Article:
Resolution Statement: Complaint 01148-14 Reynolds v The Daily Telegraph
Summary of complaint
1. Peter Reynolds, on behalf of CLEAR, complained to the Independent Press Standards Organisation that The Daily Telegraph had published an article, headlined “Cannabis ‘on a par with heroin or alcohol for addiction’”, on 7 October 2014, which raised a breach of Clause 1 (Accuracy) of the Editors’ Code of Practice.
2. The complainant expressed concern that the newspaper had wrongly claimed that a study had revealed that cannabis can be as addictive as heroin or alcohol. In fact, the study had shown that 9% of cannabis users develop dependency, in comparison to 23% of heroin users and 15% of alcohol users. He also said the paper was a review of literature published over the last 20 years, and not “a major new study” based on 20 years of research.
3. The newspaper said that Professor Hall’s paper had stated that the risk of addiction in cannabis users increased to one in six among those who initiated use in adolescence and half of daily users. Its summary of the paper as finding that “cannabis can be as addictive as heroin or alcohol” was, therefore, accurate. It also considered that “major new study” was a fair and accurate description of Professor Hall’s monograph and contended that its statement that the study had been based on 20 years of research was not significantly misleading.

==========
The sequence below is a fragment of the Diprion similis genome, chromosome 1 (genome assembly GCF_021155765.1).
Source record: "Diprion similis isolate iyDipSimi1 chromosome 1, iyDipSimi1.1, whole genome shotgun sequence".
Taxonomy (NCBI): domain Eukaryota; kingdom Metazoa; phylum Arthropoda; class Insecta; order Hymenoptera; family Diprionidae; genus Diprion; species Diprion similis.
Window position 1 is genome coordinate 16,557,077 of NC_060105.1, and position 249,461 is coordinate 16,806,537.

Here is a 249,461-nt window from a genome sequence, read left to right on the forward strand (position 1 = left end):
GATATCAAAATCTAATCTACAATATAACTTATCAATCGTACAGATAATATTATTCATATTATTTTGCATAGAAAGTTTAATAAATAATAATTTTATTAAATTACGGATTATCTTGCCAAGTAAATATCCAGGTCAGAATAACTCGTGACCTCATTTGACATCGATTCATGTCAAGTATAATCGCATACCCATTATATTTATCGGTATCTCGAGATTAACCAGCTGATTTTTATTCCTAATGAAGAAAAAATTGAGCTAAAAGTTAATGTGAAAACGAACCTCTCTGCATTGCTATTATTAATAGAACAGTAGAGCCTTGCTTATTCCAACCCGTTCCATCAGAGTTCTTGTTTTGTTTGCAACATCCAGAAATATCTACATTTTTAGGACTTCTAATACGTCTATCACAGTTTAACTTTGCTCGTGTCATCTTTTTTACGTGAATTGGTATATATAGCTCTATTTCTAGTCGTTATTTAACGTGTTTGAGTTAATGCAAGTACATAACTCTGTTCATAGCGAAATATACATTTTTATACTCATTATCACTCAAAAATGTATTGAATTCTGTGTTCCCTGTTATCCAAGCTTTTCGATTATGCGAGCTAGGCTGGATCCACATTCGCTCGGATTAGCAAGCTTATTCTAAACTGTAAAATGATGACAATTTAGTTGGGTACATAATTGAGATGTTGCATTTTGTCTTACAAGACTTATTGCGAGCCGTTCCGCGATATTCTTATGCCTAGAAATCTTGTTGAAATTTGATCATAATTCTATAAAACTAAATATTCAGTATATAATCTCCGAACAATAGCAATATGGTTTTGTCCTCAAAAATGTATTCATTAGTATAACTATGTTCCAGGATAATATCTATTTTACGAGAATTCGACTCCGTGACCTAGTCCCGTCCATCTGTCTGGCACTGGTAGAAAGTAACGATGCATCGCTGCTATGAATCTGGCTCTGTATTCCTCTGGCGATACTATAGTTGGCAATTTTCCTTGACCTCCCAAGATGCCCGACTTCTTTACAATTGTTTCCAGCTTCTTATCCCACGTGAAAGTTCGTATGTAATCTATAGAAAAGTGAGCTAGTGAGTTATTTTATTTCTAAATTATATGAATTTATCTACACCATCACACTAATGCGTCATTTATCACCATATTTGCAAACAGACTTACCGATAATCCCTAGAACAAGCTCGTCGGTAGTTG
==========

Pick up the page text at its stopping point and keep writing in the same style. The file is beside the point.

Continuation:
Relevant Code Provisions
4. Clause 1 (Accuracy)
i) The Press must take care not to publish inaccurate, misleading or distorted information, including pictures.
ii) A significant inaccuracy, misleading statement or distortion once recognised must be corrected, promptly and with due prominence, and - where appropriate - an apology published.
5. The complaint was not resolved through direct correspondence between the parties. IPSO therefore instigated an investigation into the matter.
6. The newspaper offered to publish the following clarification on page two:
“Our report ‘Cannabis on a par with heroin or alcohol for addiction’ (Oct 7) said a study on addiction had found cannabis can be as addictive as heroin or alcohol. In fact, where directly comparable figures were given, the risk of dependency among those who had ever used cannabis was 9%, as opposed to 23% for heroin and 15% for alcohol.”
It also offered to replace the online headline “Cannabis as addictive as heroin, major study finds” with “Cannabis can be highly addictive, major study finds” and amend the first paragraph to read “Cannabis can be highly addictive, cause mental health problems and lead to hard drug use, according to a major study led by a leading British expert on addiction”. In addition, it offered to append the following clarification to the online article:
Amendments have been made to this report to reflect the fact that where Prof Hall’s study gave directly comparable figures, the risk of dependency among those who had ever used cannabis was 9%, as opposed to 23% for heroin and 15% for alcohol.”
7. The complainant confirmed that the publication of the correction and amendments would resolve the matter to his satisfaction.
8. As the complaint was successfully mediated, the Complaints Committee did not make a determination as to whether there had been any breach of the Code.
Date complaint received: 08/10/2014Date complaint concluded by IPSO: 12/12/2014 Back to ruling listing